Bay Ridge

Adams, Gentile promote vanity plates to fund cancer research

December 1, 2016 By Paula Katinas Brooklyn Daily Eagle
Borough President Eric Adams says the vanity license plates will be a “meaningful generator of funds” for research into a cure for pediatric cancer. Photo courtesy of Adams’s office
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A new state law signed this week by Gov. Andrew Cuomo that will allow motorists to purchase special childhood cancer awareness vanity license plates for their cars will help families fight the dreaded disease, according to two Brooklyn elected officials who originally came up with the idea.

Brooklyn Borough President Eric Adams and Councilmember Vincent Gentile (D-Bay Ridge-Dyker Heights-Bensonhurst) issued a joint statement praising Cuomo for signing a bill to create the vanity plates.

Under the legislation, sponsored in the state Senate by Kenneth LaValle (R-Port Jefferson) and in the Assembly by Steve Englebright (D-Brookhaven), the New York State Department of Motor Vehicles will be authorized to issue vanity license plates to raise awareness of childhood cancer to motorists who want the plates.

The distinctive license plates will be available for a $25 fee and will feature the words “Cure Childhood Cancer.”

Twenty dollars out of the $25 sale of each set of the license plates will be placed into a trust fund to be allocated for childhood cancer research and education projects approved by the commissioner of the New York State Department of Health.

The trust fund will also provide grants to childhood cancer research hospitals for the purpose of researching a cure.

“Two years ago, we laid out a vision for raising awareness of childhood cancer in Brooklyn and beyond, a vision to ‘go gold’ for the young fighters who need champions as they battle for their lives. The creation of vanity license plates is not only a valuable visual on our roadways; it is a meaningful generator of funds to support scientific research into these diseases,” Adams and Gentile stated.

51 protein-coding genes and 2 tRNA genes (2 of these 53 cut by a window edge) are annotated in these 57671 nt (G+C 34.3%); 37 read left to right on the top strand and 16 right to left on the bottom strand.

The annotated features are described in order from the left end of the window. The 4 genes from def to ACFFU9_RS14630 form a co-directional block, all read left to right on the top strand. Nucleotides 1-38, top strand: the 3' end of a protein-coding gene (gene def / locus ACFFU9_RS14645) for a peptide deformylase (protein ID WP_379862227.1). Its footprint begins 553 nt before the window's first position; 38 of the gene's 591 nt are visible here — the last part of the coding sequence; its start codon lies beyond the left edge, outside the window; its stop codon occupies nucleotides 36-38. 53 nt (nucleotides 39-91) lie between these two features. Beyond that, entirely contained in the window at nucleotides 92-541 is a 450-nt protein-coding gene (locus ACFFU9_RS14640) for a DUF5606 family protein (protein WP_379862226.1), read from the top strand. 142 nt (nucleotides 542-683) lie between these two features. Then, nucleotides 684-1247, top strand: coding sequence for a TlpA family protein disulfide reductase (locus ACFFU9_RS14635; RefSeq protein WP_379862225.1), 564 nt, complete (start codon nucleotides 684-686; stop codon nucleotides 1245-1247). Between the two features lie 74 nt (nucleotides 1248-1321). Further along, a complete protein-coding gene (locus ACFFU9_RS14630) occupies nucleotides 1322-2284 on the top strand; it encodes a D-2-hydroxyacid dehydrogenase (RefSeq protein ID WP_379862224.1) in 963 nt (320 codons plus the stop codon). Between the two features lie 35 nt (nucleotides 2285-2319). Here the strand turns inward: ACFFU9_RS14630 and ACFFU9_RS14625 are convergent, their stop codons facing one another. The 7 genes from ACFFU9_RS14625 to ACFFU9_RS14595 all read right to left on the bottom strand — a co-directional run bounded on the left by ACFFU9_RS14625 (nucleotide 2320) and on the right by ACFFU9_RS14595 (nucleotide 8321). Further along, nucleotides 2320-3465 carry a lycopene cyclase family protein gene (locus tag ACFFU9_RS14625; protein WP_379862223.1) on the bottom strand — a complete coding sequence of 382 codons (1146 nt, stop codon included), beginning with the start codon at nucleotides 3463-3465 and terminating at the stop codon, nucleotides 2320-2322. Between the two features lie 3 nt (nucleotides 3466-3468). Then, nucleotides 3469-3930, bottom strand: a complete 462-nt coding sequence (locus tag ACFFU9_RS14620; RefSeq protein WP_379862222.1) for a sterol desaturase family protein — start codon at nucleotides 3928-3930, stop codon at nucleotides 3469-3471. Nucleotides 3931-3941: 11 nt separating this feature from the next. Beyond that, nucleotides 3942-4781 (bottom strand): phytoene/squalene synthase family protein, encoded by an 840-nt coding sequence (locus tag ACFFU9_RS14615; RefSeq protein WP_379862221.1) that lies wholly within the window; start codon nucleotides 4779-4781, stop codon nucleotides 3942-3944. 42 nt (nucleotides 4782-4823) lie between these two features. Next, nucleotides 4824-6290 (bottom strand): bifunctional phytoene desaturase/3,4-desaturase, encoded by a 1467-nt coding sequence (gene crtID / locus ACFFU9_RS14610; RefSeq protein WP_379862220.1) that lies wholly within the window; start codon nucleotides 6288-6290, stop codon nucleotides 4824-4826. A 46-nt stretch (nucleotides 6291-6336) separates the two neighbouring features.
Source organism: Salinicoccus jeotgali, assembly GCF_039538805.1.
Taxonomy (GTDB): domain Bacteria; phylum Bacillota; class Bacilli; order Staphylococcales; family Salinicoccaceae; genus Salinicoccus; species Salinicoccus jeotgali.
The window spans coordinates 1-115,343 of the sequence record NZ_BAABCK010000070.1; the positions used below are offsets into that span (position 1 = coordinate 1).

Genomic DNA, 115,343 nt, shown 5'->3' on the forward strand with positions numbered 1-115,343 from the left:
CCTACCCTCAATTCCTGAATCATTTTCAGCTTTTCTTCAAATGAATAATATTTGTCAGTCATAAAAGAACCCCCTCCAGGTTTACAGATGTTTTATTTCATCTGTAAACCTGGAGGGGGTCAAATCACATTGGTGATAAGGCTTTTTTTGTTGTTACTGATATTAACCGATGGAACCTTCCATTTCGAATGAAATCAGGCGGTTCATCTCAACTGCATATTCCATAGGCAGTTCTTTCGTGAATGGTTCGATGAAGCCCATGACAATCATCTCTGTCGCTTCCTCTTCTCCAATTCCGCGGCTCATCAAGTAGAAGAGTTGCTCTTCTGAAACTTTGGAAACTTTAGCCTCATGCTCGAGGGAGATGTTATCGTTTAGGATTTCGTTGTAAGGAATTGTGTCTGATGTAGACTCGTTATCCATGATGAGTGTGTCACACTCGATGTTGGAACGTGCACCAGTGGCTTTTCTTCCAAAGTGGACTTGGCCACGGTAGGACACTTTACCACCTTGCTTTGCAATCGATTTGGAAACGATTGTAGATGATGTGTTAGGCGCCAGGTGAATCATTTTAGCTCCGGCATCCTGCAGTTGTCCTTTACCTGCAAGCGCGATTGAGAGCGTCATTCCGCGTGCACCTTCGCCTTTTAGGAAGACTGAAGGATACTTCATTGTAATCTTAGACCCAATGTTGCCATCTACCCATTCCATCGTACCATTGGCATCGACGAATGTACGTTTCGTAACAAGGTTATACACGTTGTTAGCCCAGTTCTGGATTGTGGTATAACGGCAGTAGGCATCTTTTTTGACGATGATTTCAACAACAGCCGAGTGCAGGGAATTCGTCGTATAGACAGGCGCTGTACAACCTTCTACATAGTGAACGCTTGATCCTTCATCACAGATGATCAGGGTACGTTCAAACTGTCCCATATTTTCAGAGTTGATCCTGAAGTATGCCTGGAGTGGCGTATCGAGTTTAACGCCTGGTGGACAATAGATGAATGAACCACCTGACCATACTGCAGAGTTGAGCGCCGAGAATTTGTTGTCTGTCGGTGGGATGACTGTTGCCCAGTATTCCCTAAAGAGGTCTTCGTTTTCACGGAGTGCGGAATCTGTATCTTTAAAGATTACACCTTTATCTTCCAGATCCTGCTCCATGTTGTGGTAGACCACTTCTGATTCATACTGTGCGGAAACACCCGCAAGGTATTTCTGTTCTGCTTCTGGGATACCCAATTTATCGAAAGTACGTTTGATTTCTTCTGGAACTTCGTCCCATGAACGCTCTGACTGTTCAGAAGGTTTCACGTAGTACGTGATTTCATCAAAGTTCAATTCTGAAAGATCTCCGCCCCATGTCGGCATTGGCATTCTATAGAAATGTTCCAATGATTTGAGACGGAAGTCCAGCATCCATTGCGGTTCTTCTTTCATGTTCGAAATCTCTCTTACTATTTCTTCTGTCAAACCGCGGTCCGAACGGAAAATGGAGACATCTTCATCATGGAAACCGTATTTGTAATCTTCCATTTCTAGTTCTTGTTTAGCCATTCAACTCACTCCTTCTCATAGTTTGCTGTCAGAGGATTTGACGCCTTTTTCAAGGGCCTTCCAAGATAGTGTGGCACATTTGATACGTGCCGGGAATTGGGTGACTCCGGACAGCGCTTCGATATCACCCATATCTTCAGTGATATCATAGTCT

In 2014, Gentile, working with Adams, introduced a resolution in the City Council in support of the state issuing vanity license plates to raise awareness of childhood cancer.

Adams and Gentile also claimed that funding for research into a cure for childhood cancer is currently lacking. “With less than five percent of federal funding for cancer research going to support children, we need to find new resource streams to help our most vulnerable patients and their families,” the elected officials stated.

More than 15,000 children are diagnosed with cancer in the U.S. each year, according to, a website that keeps track of cancer rates.

When LaValle’s bill was approved by the senate in May, state Sen. Marty Golden (R-C-Bay Ridge-Southwest Brooklyn), who was a cosponsor of the legislation, predicted that the vanity plates would bring a sense of hope to families enduring cancer.

“Without any doubt, funding must be increased to battle against this horrific disease that is childhood cancer.  I know that with additional research and increased awareness, we can find a cure and save lives,” Golden said.

Cancer advocates were also on board with the idea.

In May, Camille Loccisano, founder of the Francesco Loccisano Memorial Foundation, said she was pleased with the bill.

“This would bring tremendous awareness to the fight for a cure,” she told the Brooklyn Eagle. “If you’re driving and you see a car in front of you with a ‘Cure Childhood Cancer’ license plate, it makes you think.”

The Loccisano Foundation, which is also called Frankie’s Mission, is named in memory of Loccisano’s son, Francesco, who died of pediatric cancer in 2007 at the age of 17. The foundation provides financial assistance to the families of children with cancer.

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